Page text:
Published on September 27th, 2018 | by Gaelle Finley0
THE ROAD TO REGGAE
Gaelle Finley interviews Handsworth musician Basil Gabbidon.
(The following article appeared in our former magazine ‘Hands on Handsworth’ in January 2011)
Basil Gabbidon is a founder member of Steel Pulse, the phenomenally successful reggae band formed in Handsworth in the 70s. He was born in Buff Bay, Portland (Jamaica) and moved to Britain in 1964 when he was eight years old. He has been a Handsworth resident for most of his life. The following interview marks the relaunch of his most recent album, ‘Reggae Rockz.’
What are your earliest memories of music?
I started listening to music on the radio, then listened to Jamaican music such as Ska and Bluebeat on the jukebox in the café I used to go to after school. This was a big influence as I got older.
How did you get involved in music?
I went to Handsworth Wood Boys School, where I learned to read music and play the trombone. I also taught myself to play the guitar. I wasn’t so much into the Beatles but I did like the Stones. I was interested in revolutionary music such as Jimi Hendrix and a Funk band called Mandrill.
What reggae artists first inspired you and why?
Niney’s ‘Blood and Fire’ first got me into reggae. I also liked John Holt, though I was always more interested in bands than singers. I liked roots music and heavy dub, and anything that expanded creativity.
What about Bob Marley?
Bob Marley and the Wailers were a major influence. When they came along, I realised they were just up my street. They were different as they had guitar solos, which reggae didn’t have before. And of course the lyrics were different too; they were revolutionary. When ‘Catch a Fire’ came out, Bob Marley became a cornerstone, the man for reggae. He, Peter Tosh and Bunny Wailer spread the music all round the world and brought different cultures together more than any other genre.
Do you have a favourite song by him?
I love ‘Concrete Jungle’, the mystical nature of it. It was poetically written, in a different way than the conventional way of writing songs, and of course the guitar solo is fantastic.
Apart from reggae, have other artists inspired you?
Jimi Hendrix was a great inspiration – the guitar playing, the attitude, the torment… He made it seem so easy. It was as far away from classical music as you could get, but he was very classical in a way, very cosmic in his approach to playing, like jumping off a cliff. His message seemed to be ‘Free yourself’.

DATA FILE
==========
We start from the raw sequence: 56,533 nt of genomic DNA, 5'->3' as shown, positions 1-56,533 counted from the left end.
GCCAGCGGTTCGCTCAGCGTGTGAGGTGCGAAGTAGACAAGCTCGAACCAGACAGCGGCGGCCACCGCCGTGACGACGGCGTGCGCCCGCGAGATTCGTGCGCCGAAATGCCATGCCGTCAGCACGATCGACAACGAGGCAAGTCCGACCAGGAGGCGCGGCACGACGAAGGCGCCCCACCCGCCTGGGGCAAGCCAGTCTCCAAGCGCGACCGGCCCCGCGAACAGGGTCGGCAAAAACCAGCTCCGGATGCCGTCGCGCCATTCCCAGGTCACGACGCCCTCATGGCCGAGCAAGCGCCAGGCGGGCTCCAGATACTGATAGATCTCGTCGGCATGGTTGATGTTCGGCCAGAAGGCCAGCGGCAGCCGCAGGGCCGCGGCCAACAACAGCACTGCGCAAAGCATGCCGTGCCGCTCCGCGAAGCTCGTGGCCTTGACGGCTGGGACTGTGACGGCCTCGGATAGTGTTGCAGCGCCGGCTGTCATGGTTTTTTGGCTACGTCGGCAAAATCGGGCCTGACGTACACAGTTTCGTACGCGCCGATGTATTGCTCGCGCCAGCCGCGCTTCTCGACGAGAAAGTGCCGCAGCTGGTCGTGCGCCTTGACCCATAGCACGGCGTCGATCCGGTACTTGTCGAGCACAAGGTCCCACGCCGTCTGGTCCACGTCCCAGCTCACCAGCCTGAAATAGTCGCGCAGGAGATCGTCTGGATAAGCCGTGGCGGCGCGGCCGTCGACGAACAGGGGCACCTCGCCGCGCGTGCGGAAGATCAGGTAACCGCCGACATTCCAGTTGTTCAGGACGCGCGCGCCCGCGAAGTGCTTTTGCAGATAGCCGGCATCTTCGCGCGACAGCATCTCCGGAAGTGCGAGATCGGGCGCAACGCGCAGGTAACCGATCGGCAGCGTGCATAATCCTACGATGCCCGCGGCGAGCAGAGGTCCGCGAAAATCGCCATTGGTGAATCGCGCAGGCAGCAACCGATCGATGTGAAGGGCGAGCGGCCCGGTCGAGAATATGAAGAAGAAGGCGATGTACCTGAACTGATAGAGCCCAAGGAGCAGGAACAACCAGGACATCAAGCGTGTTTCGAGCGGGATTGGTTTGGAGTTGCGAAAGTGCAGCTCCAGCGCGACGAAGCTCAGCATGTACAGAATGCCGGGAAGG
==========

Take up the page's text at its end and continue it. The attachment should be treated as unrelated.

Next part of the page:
Around 1976, David Hinds, Ronnie McQueen and I used to rehearse after school, about twice a week. My brother Colin joined us on drums and Selwyn Brown on keyboards. We didn’t play gigs then; we just enjoyed playing together. In 1977, we started playing gigs at the Crompton pub, off Heathfield Road. Ronnie found our name. He enjoyed a bet and had noticed a horse called Steel Pulse. We all agreed it was a great name for the band.
Tell us about the album ‘Handsworth Revolution’
Our first big break was in 1977, when we were asked to play with Burning Spear as support at the Rainbow in London. We looked different, as we had made our own costumes: African robe, witch doctor, preacher and prisoner. We designed them ourselves, with animals and the colours red, gold and green. No one had seen anything like that before and that helped to get us noticed. The gig was sponsored by Island Records and as soon as we came off stage we got signed by them. The first record we did for Island was in 1978. ‘Handsworth Revolution’ was produced from Jamaica by Karl Pitterson, who had engineered some of Bob Marley’s albums. We had plenty of songs already, but the album came about because of what was going on at the time – racism, the police taking advantage of their position. People’s feelings in Handsworth rubbed off on us.
Why did you leave Steel Pulse?
I was mentally exhausted. We toured, recorded, toured, recorded, non stop. I wanted to stop for six months, to recharge my batteries and reconnect with people, but I couldn’t. I left in 1981. I have no doubt in my mind that if I’d been able to have that break, I would have continued with the band.
Do you collaborate with any other bands or musicians? I have worked with Buju Banton, Musical Youth, Ranking Roger from ‘The Beat’, and Dennis Bovell.
Can you give us a snapshot of your recent career? After Steel Pulse, I had a break until I formed Bass Dance in 1985, with my brother Colin and other musicians. Then around 2003, I started a joint project with Birmingham Symphony Hall, called Reggae Rockz, which charted the history of reggae – a kind of musical journey from Africa to our day. We performed regularly at Artsfest on Centenary Square. I’m also a producer and have my own studio, where I produced the Reggae Rockz album. My present band, Gabbidon, consists of myself on guitar and vocals, Colin on drums, Paul Beckford (who used to play with Burning Spear) on bass, Israel on keyboards,Errol and Alvin on brass, Candice and Anne Marie on backing vocals.
What are you up to now?
I work in an inner city school, doing music technology, helping children to produce music. I also produce Gabbidon and other bands. I write lyrics, play guitar, a bit of electric piano and trombone too.
What tips would you give any budding musician?
You can do it if you work hard. The more hours you put in, the better you sound. And the better you sound, the more people like you. The more people like you, the more they buy your records! Another tip, and it’s an important one, is never wear too dark glasses on stage – it’s not clever to notice that a piece of the stage has been removed just as you fall down! Believe me it happens; I should know!
Main pictures: Catherine Beroard-Gabbidon, Banner picture: Gaelle Finley